Remember this kind of tactic only works because the 'liberal' media makes it work.

Posted by: thorin-1 on April 11, 2010 at 11:22 AM | PERMALINK

Filibuster or not, Repubs will take this as another opportunity to run down Obama and Democrats at large. I mean, they're already warning that he'll nominate a liberal which we know is anyone to the left of Roberts and Alito.

Posted by: beep52 on April 11, 2010 at 11:30 AM | PERMALINK

"nominally qualified" = can fog a mirror

Posted by: Kevin (not the famous one) on April 11, 2010 at 12:52 PM | PERMALINK

What thorin-1 said.

It's so transparently predictable as to be laughable. Cue Clive Crook (or whoever) getting ready to say, "Republicans signalled a willingness to co-operate this time, but when Obama nominated a divisive figure like [Kagan, Garland, whoever], they really had no choice but to filibuster. So it's Obama's fault."

Posted by: Basilisc on April 11, 2010 at 2:30 PM | PERMALINK

Oh Charlie, Lucy has the football all teed up.

Posted by: Dale on April 11, 2010 at 2:56 PM | PERMALINK

Two words: Nuclear. Option.

Posted by: Joe-Z on April 11, 2010 at 4:02 PM | PERMALINK

I hope that President Obama nominates a full-throated Antiscalia-with an emphasis on the grace that Scalia so conspicuously lacks. If the Republicans filibuster, then make a recess appointment and let fifty Democrats plus Vice-President Biden modify the cloture rule when the new Senate convenes in January, then give the recess appointee an up or down vote on confirmation.

Posted by: John in Nashville on April 11, 2010 at 4:24 PM | PERMALINK

I think that the Democrats should just publicly remind people at every opportunity that the Republicans, in large numbers, said that filibustering a Supreme Court nominee is unconstitutional under any circumstances, with no exceptions. They should then get specific, saying things like:

"On [date], Senator Jones eloquently laid out his reasons for his belief that a filibuster of a Supreme Court nominee is unconstitutional. Senator Jones is an honorable man, and it would be insulting to suggest that he did not mean what he said, or that he was making the argument for political purposes. At least a dozen other sitting Republican senators made similar statements. Therefore, it would be a cynical insult to these honorable men and women to suggest that a filibuster is a possibility, because it would require them to go against deeply felt principles".

Posted by: Joe Buck on April 11, 2010 at 4:25 PM | PERMALINK

And the worst part is that Obama is likely to nominate someone who's to the right of Stevens, and the nominee will still be attacked as too liberal.

Posted by: Joe Buck on April 11, 2010 at 4:26 PM | PERMALINK

And the worst part is that Obama is likely to nominate someone who's to the right of Stevens, and the nominee will still be attacked as too liberal.

That, of course, is the other part of the set-up. By redefining what 20 years ago was considered 'mainstream' into 'liberal' the Republicans and press allies keep moving the country further to the right. And the Democrats go right (pun intended) along with them.

Posted by: thorin-1 on April 11, 2010 at 4:30 PM | PERMALINK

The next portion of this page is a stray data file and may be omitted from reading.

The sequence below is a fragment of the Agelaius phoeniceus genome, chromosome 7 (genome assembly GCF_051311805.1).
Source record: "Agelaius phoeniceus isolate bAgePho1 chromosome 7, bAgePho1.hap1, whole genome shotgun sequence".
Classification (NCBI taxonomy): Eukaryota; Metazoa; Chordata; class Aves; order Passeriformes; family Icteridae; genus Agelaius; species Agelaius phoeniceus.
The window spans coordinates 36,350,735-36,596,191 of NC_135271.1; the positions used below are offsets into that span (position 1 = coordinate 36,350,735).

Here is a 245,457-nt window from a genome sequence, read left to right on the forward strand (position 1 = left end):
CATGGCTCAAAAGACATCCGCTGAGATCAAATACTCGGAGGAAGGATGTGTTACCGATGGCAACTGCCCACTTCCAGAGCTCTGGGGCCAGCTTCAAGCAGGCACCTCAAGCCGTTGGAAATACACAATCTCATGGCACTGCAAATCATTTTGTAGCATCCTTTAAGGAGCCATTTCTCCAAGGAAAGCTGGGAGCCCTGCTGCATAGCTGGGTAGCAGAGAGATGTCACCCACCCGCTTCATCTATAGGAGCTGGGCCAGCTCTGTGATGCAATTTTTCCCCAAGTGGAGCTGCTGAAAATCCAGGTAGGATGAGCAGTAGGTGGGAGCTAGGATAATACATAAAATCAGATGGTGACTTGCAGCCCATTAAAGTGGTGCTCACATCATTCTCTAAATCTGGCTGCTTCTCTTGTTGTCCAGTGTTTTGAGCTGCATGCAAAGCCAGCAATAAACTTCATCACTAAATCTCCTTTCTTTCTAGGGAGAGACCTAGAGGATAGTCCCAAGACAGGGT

Right. The translation is, if the GOP thinks it can deliver a political failure to the President (never mind what's good for the judicial branch), then anybody he nominates will be declared "out of the mainstream" and they will threaten a filibuster, out of the belief that the Democrats will not force them to go through with it. Doesn't matter who the nominee is. It's a political calculation, not ideological.

Posted by: Algernon on April 11, 2010 at 5:23 PM | PERMALINK

here is the republican definition of "extraordinary circumstances": obama picked the nomination

republicans WILL filibuster whomever obama picks, or threaten sufficiently so obama caves withdrawing his (planned) nominee in favor of a republican-picked solidly "conservative" justice to SCOTUS

Posted by: zoot on April 11, 2010 at 5:40 PM | PERMALINK

I'd love to see him nominate Dawn Johnsen.

Posted by: CWC on April 11, 2010 at 7:40 PM | PERMALINK

They are lying when they say that there is only a "tiny" chance of filibuster. There is a 100% chance of a filibuster. They are only saying that there is a tiny chance in order to score rhetorical points when the inevitable filibuster comes. They'll say: "We didn't want to have to filibuster, but sadly, Obama gave us no choice when he selected an extremist."

Posted by: Daryl McCullough on April 11, 2010 at 10:11 PM | PERMALINK

And what about the Blue Dog Dems who won't support a candidate who supports a woman's right to choose? The Republicans know they have a good chance of dragging the choice rightward because of the flaming idiots among the Dems.

Posted by: ghillie on April 11, 2010 at 10:32 PM | PERMALINK

Here's what's going to happen: Ben Nelson will get three new Air Force bases in Nebraska and we'll end up with some center-right nominee, a la Anthony Kennedy, not a single damn Republican will vote for them anyway and Fox will still accuse Obama of "forcing the nominee down our throats."

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Posted by: Debt Relief on November 1, 2010 at 2:42 PM | PERMALINK